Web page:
One of the first topics explored in class was the idea of politics as a vocation according to German economist and sociologist, Max Weber.  In a lecture given to the Free Students Union of Munich University in 1919, Weber offers his definition of politics and the state, explains politics as a vocation, discusses the three types of authority, and considers the needed compromise between an ethic of ultimate ends and an ethic of responsibility in decision-making.

Weber defines politics as “any kind of independent leadership in action” (1919, p.1).  Politics happen within the family, in the workplace, within any aspect of life.  For purposes here, I am referring to the politics of the state.  Weber defines the modern state “sociologically only in terms of the specific means peculiar to it, as to every political association, namely, the use of physical force” (1919, p.1).  Using this definition, the United States of America is an association of governments acting together to decide if and when physical force is used to control international or civil situations.  As the president of these United States it is your primary duty to decide when and when not to go to war as the Commander-in-Chief of the U.S. Army and Navy (Koh, 2001).

The authority of president, this power to make or not make war, has come to you due to your charisma.  Weber outlines three distinct types of leadership in his lecture.  There is the traditional or legitimate leader – one who assumes his position through inheritance or local custom.  Second is leadership by legality – someone whose power is a product of policy or law.  And finally, there is the charismatic leader – a person who rises to the position due to a heroic personality that inspires confidence from his constituents (Weber, 1919, p. 2).

This last leadership type is that of the elected official, and where the heart of politics as a vocation lies.  The charismatic personality of the elected politician bubbles up from who they are, not from the position itself.  Elected officials are called by their constituents to their positions by virtue of who they are and when the leader’s “deep gladness and the world’s deep hunger meet” (Buechner, 2012).  This makes charismatic leadership unstable because authority can be taken away based on the whim of constituents.  This whim is continually being swayed by the leader’s personality and the day-to-day decisions made on behalf of the state.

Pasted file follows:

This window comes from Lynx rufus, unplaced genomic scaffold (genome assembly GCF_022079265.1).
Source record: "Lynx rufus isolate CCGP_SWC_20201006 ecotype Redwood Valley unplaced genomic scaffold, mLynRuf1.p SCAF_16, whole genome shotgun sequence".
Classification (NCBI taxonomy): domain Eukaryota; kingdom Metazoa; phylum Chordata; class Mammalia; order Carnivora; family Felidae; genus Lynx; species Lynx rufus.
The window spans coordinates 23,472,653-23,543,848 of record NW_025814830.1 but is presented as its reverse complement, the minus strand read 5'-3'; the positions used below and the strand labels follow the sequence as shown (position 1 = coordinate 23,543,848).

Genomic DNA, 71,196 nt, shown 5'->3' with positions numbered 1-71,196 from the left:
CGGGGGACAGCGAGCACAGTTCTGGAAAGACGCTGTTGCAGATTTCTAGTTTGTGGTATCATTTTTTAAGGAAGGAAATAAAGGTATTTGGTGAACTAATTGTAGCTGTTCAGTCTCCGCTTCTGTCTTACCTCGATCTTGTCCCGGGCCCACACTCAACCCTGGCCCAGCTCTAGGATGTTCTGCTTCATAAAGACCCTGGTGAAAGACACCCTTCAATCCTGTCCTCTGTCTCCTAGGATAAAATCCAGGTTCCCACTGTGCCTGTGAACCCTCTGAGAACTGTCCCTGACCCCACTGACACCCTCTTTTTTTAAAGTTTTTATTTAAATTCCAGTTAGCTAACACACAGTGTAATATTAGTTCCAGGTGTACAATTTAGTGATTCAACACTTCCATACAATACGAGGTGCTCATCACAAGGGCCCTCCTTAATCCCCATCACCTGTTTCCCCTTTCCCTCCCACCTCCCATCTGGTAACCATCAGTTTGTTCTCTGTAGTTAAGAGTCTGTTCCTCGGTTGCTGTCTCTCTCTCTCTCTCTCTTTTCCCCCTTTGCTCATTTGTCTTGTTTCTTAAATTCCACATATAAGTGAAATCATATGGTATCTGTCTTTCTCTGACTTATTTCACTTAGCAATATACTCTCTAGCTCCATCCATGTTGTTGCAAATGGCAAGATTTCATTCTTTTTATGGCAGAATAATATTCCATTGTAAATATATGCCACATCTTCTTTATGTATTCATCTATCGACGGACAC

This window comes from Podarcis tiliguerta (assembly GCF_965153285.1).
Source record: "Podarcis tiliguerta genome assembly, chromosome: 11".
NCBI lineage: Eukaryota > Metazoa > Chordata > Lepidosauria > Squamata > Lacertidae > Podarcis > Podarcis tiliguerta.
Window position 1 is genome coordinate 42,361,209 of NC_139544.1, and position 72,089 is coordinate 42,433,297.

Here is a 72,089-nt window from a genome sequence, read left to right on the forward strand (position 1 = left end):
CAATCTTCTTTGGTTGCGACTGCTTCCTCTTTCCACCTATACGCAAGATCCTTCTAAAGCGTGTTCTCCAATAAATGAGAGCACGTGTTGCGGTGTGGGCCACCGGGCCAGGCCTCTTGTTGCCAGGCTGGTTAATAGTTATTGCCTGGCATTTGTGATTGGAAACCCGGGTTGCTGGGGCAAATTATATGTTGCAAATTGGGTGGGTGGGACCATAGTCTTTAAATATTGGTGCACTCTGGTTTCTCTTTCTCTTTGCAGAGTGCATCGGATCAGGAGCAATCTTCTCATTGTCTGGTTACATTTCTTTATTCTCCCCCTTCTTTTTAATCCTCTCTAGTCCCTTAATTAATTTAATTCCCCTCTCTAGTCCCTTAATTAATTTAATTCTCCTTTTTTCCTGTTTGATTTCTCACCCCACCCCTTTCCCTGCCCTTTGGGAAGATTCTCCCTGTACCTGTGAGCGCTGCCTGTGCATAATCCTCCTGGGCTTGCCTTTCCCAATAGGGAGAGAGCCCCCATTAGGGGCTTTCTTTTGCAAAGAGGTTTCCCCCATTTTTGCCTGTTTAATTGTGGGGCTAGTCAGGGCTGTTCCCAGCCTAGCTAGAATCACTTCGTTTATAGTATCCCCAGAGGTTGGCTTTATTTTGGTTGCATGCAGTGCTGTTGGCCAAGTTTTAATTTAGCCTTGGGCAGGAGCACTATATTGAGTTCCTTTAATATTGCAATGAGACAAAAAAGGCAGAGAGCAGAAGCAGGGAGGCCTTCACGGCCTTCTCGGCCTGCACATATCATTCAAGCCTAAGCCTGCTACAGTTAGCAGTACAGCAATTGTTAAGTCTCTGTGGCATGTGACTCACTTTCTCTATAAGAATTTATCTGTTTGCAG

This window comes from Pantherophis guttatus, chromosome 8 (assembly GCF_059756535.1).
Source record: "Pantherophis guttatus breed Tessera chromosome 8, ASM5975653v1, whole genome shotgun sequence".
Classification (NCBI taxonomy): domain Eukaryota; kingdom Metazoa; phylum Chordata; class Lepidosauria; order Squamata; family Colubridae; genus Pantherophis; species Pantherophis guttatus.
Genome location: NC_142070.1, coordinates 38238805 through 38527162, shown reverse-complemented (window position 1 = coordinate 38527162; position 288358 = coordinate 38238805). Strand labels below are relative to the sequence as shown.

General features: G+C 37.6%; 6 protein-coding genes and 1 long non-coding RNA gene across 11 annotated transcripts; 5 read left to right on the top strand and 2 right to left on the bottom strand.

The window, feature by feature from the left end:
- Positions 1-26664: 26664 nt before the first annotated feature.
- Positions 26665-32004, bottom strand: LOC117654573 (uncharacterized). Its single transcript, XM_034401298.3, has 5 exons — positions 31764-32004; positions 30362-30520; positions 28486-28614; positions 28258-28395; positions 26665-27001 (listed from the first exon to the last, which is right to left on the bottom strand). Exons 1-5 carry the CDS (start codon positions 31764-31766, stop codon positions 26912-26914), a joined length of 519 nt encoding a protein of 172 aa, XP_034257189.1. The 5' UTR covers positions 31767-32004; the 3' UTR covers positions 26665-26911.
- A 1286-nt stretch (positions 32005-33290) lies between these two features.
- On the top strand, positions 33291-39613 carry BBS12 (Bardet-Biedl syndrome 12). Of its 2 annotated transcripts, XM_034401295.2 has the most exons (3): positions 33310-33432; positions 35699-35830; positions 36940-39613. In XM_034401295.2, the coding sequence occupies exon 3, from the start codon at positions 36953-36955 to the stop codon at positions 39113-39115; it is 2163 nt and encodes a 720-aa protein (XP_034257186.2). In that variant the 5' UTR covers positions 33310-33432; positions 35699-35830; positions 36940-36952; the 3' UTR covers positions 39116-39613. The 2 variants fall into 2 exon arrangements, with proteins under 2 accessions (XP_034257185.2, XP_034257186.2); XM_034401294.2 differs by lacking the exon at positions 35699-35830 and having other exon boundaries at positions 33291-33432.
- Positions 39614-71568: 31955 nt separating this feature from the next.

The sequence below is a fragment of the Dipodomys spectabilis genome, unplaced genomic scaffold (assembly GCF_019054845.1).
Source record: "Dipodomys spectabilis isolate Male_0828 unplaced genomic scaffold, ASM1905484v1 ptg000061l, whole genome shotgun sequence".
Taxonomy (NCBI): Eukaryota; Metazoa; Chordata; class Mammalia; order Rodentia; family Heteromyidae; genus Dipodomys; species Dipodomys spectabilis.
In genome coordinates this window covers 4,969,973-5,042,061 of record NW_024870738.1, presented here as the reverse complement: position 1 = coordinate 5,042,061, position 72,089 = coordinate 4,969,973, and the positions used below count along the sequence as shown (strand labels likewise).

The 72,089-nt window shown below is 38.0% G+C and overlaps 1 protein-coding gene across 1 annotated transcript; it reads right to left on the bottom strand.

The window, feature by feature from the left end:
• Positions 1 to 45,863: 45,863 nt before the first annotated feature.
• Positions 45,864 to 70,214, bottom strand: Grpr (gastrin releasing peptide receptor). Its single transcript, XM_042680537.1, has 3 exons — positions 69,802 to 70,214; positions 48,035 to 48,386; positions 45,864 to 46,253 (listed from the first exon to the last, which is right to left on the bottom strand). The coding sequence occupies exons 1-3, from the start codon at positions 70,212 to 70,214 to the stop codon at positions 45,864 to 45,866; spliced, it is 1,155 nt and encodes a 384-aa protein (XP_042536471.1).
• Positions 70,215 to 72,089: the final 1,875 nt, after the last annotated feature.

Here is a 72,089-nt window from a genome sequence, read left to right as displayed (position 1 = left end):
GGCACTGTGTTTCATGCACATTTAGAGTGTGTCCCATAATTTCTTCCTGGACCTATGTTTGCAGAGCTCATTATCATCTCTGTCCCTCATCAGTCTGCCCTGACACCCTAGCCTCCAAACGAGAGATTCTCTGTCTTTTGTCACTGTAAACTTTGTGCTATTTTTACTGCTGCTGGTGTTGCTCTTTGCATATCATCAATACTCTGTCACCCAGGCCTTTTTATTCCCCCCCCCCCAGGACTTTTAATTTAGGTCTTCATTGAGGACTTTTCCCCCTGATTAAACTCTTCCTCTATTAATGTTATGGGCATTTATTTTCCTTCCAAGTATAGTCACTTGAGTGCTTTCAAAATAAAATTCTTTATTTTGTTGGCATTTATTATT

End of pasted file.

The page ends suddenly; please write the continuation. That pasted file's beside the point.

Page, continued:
Weber continues to discuss utilizing various ethics in political decision-making.  A charismatic leader will tend towards an ethic of ultimate ends where his focused passion for a cause will lead to any means necessary to achieve the end.  However this ethic lacks any regard for consequences, and this is where a politician can find himself in trouble with his constituents.  An ethic of responsibility is needed to balance the fervor of the ethic of ultimate ends so that all stakeholders are considered.  Weber surmises that political leaders acting through the vocational call will balance an ethic of ultimate ends and an ethic of responsibility in sound decision-making.  This is the path of the mature leader; the one who is able to guide the state along the path of long-term success and not get lost in the short-term wins.  This tactic will lead to credibility with constituents and support longevity in the vocation.

An interesting picture emerges when considering Weber’s thoughts on politics as a vocation and the direction for your second term as president.  I believe you were re-elected largely in part to your past decision-making on war and other physical conflict on behalf of the nation.  During the 2008 campaign you promised to end the Iraq War safely and responsibly within sixteen months and this was a promise you kept (Gibson, 2011).  During a 2008 presidential debate against Senator McCain you stated:

“And if we have Osama bin Laden in our sights and the Pakistani government is unable or unwilling to take them out, then I think we have to act, and we will take them out.  We will kill bin Laden.  We will crush al-Qaida.  That has to be our biggest national security priority” (Adair, 2011).

This was another promise kept.

Not only did you keep these promises but you demonstrated a good balance in ethics of ultimate ends and responsibility in achieving these goals. “Although about 48,000 U.S. troops remain in Iraq as a transitional force, the bulk of the combat forces were headed home by the end of summer 2010,” reported FOX News (Gibson, 2011).    You considered the consequences to the Iraqi people if you pulled our troops out all at once and decided a transition was needed to ensure long-term peace in the region. According to CNN, 57% of Americans trust you to handle an international crisis as opposed to only 50% for Romney (2012).  This demonstrates your decisions in regards to international force have created credibility with the American people.

It is important to move forward with other international conflicts in a similar manner during your second term.  The American people are expecting you to move firmly, yet not recklessly, in international affairs.  We want to consider the impact our forceful actions have on other countries.  Proceeding in this same direction will ensure continued call by your constituents to the role of the charismatic leader as your presidency is over and new political opportunities evolve.